Israeli Troops Engage in Intense Confrontation with Militants in Long-Neglected North Gaza

Israeli Troops Engage in Intense Confrontation with Militants in Long-Neglected North Gaza

Israeli Troops Battle Palestinian Militants in Jabaliya Camp

Israeli troops engaged in intense fighting with Palestinian militants in the Jabaliya camp, a densely populated urban refugee camp in the northern Gaza Strip. The ongoing conflict, now in its seventh week, has resulted in a dire humanitarian situation for the residents, who have been without electricity, water, and access to aid for weeks.

The Jabaliya camp, which houses refugees from the 1948 war surrounding Israel’s establishment and their descendants, has become the new front line of the war. Israeli forces have been bombarding the area for weeks, claiming that Hamas fighters have regrouped there and in other eastern districts after being pushed out of much of Gaza City.

Rear Adm. Daniel Hagari, an Israeli military spokesperson, stated that Israeli forces had a “full grasp” on Jabaliya and were beginning to dismantle a Hamas brigade in the area. However, independent verification of the details of the fighting is not possible at this time.

Footage released by the military depicts soldiers and tanks operating in densely populated neighborhoods where almost every building has been damaged or destroyed.

The war, which began with Hamas’ surprise attack into Israel on October 7th, has taken a heavy toll on Palestinian civilians, particularly those in the northern region. Despite repeated calls from Israel to flee south, many Palestinians have remained in the north. Israeli forces cut off the area during their ground invasion last month, trapping tens of thousands of people. Although corridors were later announced for evacuation, an estimated 160,000 people are still in United Nations-run shelters in the north, where services are no longer available. Overall, around 1.7 million Palestinians, or about three-quarters of Gaza’s population, have been displaced from their homes.

The overcrowding in U.N.-run schools and other facilities across southern Gaza, which now serve as shelters, has forced people to sleep on the streets without adequate protection from the winter rains.

Shortages of food, water, and fuel for generators have become widespread across Gaza. The region has been in a blackout since the start of the war when Israel halted fuel imports.

Israel continues to target what it claims are militant sites throughout Gaza, including the southern evacuation zone. However, these strikes often result in the deaths of women and children. Israeli officials have also suggested that they may expand their operations in the southern region soon.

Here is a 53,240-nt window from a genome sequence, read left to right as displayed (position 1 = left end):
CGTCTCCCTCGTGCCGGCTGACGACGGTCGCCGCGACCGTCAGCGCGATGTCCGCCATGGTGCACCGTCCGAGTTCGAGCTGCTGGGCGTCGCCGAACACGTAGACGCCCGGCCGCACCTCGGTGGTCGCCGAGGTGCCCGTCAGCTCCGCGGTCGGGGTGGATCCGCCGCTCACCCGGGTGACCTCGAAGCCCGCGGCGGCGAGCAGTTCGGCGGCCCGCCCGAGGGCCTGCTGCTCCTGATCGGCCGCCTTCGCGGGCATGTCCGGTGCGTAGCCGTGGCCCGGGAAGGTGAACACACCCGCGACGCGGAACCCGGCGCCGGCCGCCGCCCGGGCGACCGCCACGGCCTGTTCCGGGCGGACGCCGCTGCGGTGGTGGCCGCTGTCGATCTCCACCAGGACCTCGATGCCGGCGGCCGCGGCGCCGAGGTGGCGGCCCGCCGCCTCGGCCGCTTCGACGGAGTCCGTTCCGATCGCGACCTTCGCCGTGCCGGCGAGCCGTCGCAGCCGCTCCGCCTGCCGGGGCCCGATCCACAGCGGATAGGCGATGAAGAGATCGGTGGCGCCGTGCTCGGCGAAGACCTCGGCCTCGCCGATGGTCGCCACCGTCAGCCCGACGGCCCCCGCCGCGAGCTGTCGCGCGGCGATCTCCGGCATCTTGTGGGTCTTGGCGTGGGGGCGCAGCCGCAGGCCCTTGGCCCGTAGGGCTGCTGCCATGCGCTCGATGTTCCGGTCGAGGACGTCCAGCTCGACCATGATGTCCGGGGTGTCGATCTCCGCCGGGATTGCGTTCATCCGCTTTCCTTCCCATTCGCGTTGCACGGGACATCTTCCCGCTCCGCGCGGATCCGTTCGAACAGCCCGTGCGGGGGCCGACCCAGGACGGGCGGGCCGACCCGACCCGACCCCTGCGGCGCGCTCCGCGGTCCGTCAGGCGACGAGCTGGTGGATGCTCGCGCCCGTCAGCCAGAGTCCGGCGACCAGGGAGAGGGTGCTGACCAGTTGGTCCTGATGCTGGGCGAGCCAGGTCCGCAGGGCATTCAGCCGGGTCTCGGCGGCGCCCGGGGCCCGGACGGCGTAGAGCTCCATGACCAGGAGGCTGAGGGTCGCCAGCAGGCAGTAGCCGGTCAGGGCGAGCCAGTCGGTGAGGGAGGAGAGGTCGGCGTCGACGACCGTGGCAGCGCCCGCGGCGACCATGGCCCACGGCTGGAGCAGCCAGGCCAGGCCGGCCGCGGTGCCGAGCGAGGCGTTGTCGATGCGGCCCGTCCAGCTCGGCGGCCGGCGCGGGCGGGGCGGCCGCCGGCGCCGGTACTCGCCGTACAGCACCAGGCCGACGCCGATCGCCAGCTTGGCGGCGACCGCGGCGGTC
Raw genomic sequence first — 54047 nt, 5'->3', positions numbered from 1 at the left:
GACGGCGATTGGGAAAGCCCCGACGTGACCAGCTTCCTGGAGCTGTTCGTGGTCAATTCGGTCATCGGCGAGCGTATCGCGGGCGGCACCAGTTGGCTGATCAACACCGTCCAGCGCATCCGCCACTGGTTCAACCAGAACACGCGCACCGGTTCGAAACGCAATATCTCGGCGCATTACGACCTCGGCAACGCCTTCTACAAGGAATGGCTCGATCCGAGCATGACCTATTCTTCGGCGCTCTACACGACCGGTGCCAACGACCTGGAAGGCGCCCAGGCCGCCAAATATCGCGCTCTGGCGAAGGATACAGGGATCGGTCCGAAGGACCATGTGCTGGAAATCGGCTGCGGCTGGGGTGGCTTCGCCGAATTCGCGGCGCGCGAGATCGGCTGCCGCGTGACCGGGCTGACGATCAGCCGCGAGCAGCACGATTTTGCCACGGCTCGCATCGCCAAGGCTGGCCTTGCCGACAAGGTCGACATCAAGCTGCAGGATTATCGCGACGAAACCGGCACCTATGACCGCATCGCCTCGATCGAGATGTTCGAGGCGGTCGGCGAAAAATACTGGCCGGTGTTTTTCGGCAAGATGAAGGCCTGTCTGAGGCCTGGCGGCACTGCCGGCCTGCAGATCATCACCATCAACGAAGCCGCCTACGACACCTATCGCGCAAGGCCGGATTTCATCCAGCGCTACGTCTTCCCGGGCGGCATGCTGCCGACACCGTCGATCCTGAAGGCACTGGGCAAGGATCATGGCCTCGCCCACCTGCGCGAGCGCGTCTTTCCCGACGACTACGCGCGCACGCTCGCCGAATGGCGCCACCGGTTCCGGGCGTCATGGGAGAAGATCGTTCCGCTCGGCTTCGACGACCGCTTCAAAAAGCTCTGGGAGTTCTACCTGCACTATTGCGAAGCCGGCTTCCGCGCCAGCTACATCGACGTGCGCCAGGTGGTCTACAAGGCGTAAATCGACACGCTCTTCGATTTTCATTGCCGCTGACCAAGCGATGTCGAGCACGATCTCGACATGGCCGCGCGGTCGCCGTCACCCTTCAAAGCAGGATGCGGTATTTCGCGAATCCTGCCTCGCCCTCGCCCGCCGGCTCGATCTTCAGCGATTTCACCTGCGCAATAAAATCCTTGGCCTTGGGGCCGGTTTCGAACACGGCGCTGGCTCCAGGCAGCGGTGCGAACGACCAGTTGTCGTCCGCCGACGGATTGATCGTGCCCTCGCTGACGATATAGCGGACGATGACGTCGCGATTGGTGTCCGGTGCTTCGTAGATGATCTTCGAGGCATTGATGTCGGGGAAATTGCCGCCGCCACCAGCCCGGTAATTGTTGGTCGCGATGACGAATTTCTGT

The fighting has also affected hospitals in the area. Tens of thousands of Palestinians in the north had sought shelter in hospitals, but as the conflict escalates, these medical facilities have been emptied out and are no longer operational. Medical worker Marwan Abdallah stated that heavy fighting prevented ambulances from bringing wounded people to the Indonesian hospital near Jabaliya. Palestinian officials claimed that an Israeli shell struck the hospital, killing 12 people. However, Israel denied these allegations, stating that its troops had returned fire on militants who targeted them from within the hospital compound.

Health Ministry spokesperson Ashraf al-Qidra reported that approximately 200 wounded patients and their companions were evacuated from the hospital to southern Gaza in a rescue operation coordinated by the U.N. and the International Committee of the Red Cross. However, between 400 and 500 wounded individuals remain at the Indonesia Hospital, along with 2,000 displaced Palestinians.

A similar situation unfolded at Shifa Hospital, Gaza’s largest, where there have been conflicting narratives regarding Hamas’ alleged use of civilian infrastructure. Israeli forces entered the hospital after heavy battles outside its gates. Health workers and Hamas have denied the Israeli allegations. Michael Ryan, a senior World Health Organization official, described the hospital situation in Gaza as catastrophic, noting that the primary health care system could be overwhelmed by the expected 5,500 births in the next month.

The death toll in Gaza continues to rise, with over 12,700 Palestinians killed, according to the Palestinian Health Ministry in the West Bank. Another 4,000 individuals are reported missing. The Israeli side has suffered approximately 1,200 deaths, mainly civilians, during the initial attack by Hamas on October 7th. Israel has also lost 68 soldiers in ground operations.

Negotiations for a hostage release, a temporary ceasefire, and increased humanitarian aid have been ongoing between Israel, the United States, and Qatar, which mediates with Hamas. So far, Hamas has released four hostages, while Israel has rescued one and discovered the bodies of two near Shifa Hospital. Senior Hamas official Izzat Rishq stated that an agreement could be reached in the coming hours, involving the release of captives by Hamas and the release of Palestinian prisoners by Israel. However, previous predictions of a deal have proven premature.

Israel’s three-member war Cabinet met with representatives of the hostage’s families, with Prime Minister Benjamin Netanyahu emphasizing that the government considers the release of hostages and the defeat of Hamas equally important. However, this statement has disappointed the families, as the dismantlement of Hamas could take months.

The situation in Gaza remains dire, with catastrophic conditions in hospitals and widespread shortages of essential resources. The conflict shows no signs of abating, and the humanitarian crisis continues to worsen.